Caterham shows lightweight electric sports car for 2026

Jannarelly added: “It’s like if you have a soft sheet and you drape it over the chassis.” He highlighted the very visible architectural elements of the Seven as a key factor in its enduring appeal, saying: “With the Seven, it is form follows function. In some forms, I tried to apply almost the same rules, but this time the function is to cover the chassis.”

Notably, work on an electric version of the Seven is well under way, in partnership with Swindon Powertrain, and a working prototype with 322bhp and weighing just 700kg will take to the hill at Goodwood as a showcase of Caterham’s commitment to agility and straight-line pace. This is an entirely different project from the coupé, and a new ‘Caterham EVo’ business unit has been set up to deal with all matters relating to the Project V. 

Q&A: Bob Laishley, CEO, Caterham

Can Project V make money?

“The business case says that it makes money. We need bigger numbers than we’ve sold Sevens for, but we have a business case. It’s a profitable business case around the numbers that we’ve got on the table – significantly more than Caterham has ever spent before, but significantly less than a big OEM has spent.”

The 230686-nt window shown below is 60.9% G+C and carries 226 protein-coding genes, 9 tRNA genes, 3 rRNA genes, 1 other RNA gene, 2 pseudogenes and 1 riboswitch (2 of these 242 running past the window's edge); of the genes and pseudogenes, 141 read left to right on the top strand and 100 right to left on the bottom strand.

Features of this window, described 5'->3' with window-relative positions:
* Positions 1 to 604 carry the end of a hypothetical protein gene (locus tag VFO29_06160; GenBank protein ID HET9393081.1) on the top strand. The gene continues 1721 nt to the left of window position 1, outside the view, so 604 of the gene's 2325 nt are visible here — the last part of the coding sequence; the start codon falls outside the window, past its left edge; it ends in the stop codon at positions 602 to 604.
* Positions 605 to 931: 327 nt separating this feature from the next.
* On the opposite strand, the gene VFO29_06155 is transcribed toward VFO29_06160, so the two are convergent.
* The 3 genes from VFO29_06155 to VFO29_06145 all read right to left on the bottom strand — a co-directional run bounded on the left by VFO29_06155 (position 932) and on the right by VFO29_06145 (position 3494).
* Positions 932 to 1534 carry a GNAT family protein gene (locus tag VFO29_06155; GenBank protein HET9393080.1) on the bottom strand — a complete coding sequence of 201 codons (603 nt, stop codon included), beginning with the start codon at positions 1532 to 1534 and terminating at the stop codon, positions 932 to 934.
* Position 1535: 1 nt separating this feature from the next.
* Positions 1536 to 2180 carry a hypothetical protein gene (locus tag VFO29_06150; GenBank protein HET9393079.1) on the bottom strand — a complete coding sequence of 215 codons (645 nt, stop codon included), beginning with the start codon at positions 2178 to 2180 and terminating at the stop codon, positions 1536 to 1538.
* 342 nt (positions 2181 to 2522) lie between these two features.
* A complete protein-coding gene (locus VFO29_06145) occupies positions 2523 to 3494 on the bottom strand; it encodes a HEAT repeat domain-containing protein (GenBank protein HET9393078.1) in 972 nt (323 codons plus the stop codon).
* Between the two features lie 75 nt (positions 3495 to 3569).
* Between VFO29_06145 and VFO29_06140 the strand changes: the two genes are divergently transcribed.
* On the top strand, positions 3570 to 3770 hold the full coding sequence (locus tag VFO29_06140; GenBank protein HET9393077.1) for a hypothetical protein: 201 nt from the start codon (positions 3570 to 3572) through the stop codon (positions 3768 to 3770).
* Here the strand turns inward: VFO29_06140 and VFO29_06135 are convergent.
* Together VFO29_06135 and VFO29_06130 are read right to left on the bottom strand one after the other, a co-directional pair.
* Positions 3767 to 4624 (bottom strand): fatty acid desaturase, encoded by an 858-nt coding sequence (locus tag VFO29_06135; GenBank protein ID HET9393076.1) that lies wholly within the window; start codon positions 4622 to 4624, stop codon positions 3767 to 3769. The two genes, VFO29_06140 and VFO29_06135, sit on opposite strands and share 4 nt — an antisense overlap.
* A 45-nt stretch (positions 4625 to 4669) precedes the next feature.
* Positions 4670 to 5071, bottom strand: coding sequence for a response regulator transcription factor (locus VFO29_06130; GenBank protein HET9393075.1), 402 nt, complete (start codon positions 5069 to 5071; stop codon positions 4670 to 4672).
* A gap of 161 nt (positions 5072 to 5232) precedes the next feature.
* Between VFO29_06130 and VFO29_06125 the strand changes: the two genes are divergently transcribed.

Why do you need to appeal to new customers?

“We make 500 cars and sell 600 – and that sustains our current business. To get a return on the investment we need to make for this, we need to sell more. The volumes we’re talking about here are starting at 2000 a year and growing over a period of time. “Where that growth ends up, I don’t know. If we start saying ridiculous numbers, we run the risk of people saying it’s not credible.”

How will Project V be positioned?

“I get asked this question all the time and I get a bit frustrated with the obsession of constantly having to compare pricing and products to something else. I think buying one of these cars, whatever it might be in this sports car segment, is an emotional purchase. It’s not an objective purchase – ‘I can fit three suitcases in the boot of this one or two and a half in the boot of this one’ or ‘I can save £50 on a PCP for this car versus that car’. It’s not that clear-cut comparison.”

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